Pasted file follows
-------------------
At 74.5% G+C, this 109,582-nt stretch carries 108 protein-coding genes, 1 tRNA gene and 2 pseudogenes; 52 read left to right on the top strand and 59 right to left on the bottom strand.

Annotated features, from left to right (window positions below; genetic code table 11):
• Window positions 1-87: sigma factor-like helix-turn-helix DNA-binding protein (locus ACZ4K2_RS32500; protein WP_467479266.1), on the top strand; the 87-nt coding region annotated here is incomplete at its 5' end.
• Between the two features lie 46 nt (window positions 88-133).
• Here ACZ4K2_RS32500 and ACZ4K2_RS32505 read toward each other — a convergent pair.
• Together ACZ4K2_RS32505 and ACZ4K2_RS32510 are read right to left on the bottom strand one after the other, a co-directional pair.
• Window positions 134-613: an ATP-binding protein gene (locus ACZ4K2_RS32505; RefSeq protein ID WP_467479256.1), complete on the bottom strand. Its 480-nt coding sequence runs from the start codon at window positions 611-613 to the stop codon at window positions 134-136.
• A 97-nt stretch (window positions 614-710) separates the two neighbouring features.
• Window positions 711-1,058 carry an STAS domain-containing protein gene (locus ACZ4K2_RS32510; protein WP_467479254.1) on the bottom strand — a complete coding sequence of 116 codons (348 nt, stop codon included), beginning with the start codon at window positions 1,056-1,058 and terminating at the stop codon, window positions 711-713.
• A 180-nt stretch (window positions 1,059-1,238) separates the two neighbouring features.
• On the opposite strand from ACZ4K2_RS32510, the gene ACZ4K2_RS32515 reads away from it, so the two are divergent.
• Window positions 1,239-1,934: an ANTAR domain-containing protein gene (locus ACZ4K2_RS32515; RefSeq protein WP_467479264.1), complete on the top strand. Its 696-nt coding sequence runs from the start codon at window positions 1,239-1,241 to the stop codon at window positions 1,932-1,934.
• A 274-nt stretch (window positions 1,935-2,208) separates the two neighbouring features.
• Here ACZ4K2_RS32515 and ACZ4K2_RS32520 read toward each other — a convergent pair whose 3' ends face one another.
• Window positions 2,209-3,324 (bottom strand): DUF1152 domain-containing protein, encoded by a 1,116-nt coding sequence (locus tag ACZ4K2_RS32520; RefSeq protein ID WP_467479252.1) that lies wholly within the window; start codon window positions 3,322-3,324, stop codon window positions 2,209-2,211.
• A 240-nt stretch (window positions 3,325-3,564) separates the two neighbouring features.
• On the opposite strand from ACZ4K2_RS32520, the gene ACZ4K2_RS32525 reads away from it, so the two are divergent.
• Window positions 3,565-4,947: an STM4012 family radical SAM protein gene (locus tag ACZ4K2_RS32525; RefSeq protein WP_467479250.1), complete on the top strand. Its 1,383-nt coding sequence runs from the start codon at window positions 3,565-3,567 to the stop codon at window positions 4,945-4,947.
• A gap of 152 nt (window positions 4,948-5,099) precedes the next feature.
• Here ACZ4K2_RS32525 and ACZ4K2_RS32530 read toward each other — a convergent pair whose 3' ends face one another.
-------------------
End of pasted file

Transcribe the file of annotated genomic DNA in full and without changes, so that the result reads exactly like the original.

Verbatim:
At 74.5% G+C, this 109,582-nt stretch carries 108 protein-coding genes, 1 tRNA gene and 2 pseudogenes; 52 read left to right on the top strand and 59 right to left on the bottom strand.

Annotated features, from left to right (window positions below; genetic code table 11):
• Window positions 1-87: sigma factor-like helix-turn-helix DNA-binding protein (locus ACZ4K2_RS32500; protein WP_467479266.1), on the top strand; the 87-nt coding region annotated here is incomplete at its 5' end.
• Between the two features lie 46 nt (window positions 88-133).
• Here ACZ4K2_RS32500 and ACZ4K2_RS32505 read toward each other — a convergent pair.
• Together ACZ4K2_RS32505 and ACZ4K2_RS32510 are read right to left on the bottom strand one after the other, a co-directional pair.
• Window positions 134-613: an ATP-binding protein gene (locus ACZ4K2_RS32505; RefSeq protein ID WP_467479256.1), complete on the bottom strand. Its 480-nt coding sequence runs from the start codon at window positions 611-613 to the stop codon at window positions 134-136.
• A 97-nt stretch (window positions 614-710) separates the two neighbouring features.
• Window positions 711-1,058 carry an STAS domain-containing protein gene (locus ACZ4K2_RS32510; protein WP_467479254.1) on the bottom strand — a complete coding sequence of 116 codons (348 nt, stop codon included), beginning with the start codon at window positions 1,056-1,058 and terminating at the stop codon, window positions 711-713.
• A 180-nt stretch (window positions 1,059-1,238) separates the two neighbouring features.
• On the opposite strand from ACZ4K2_RS32510, the gene ACZ4K2_RS32515 reads away from it, so the two are divergent.
• Window positions 1,239-1,934: an ANTAR domain-containing protein gene (locus ACZ4K2_RS32515; RefSeq protein WP_467479264.1), complete on the top strand. Its 696-nt coding sequence runs from the start codon at window positions 1,239-1,241 to the stop codon at window positions 1,932-1,934.
• A 274-nt stretch (window positions 1,935-2,208) separates the two neighbouring features.
• Here ACZ4K2_RS32515 and ACZ4K2_RS32520 read toward each other — a convergent pair whose 3' ends face one another.
• Window positions 2,209-3,324 (bottom strand): DUF1152 domain-containing protein, encoded by a 1,116-nt coding sequence (locus tag ACZ4K2_RS32520; RefSeq protein ID WP_467479252.1) that lies wholly within the window; start codon window positions 3,322-3,324, stop codon window positions 2,209-2,211.
• A 240-nt stretch (window positions 3,325-3,564) separates the two neighbouring features.
• On the opposite strand from ACZ4K2_RS32520, the gene ACZ4K2_RS32525 reads away from it, so the two are divergent.
• Window positions 3,565-4,947: an STM4012 family radical SAM protein gene (locus tag ACZ4K2_RS32525; RefSeq protein WP_467479250.1), complete on the top strand. Its 1,383-nt coding sequence runs from the start codon at window positions 3,565-3,567 to the stop codon at window positions 4,945-4,947.
• A gap of 152 nt (window positions 4,948-5,099) precedes the next feature.
• Here ACZ4K2_RS32525 and ACZ4K2_RS32530 read toward each other — a convergent pair whose 3' ends face one another.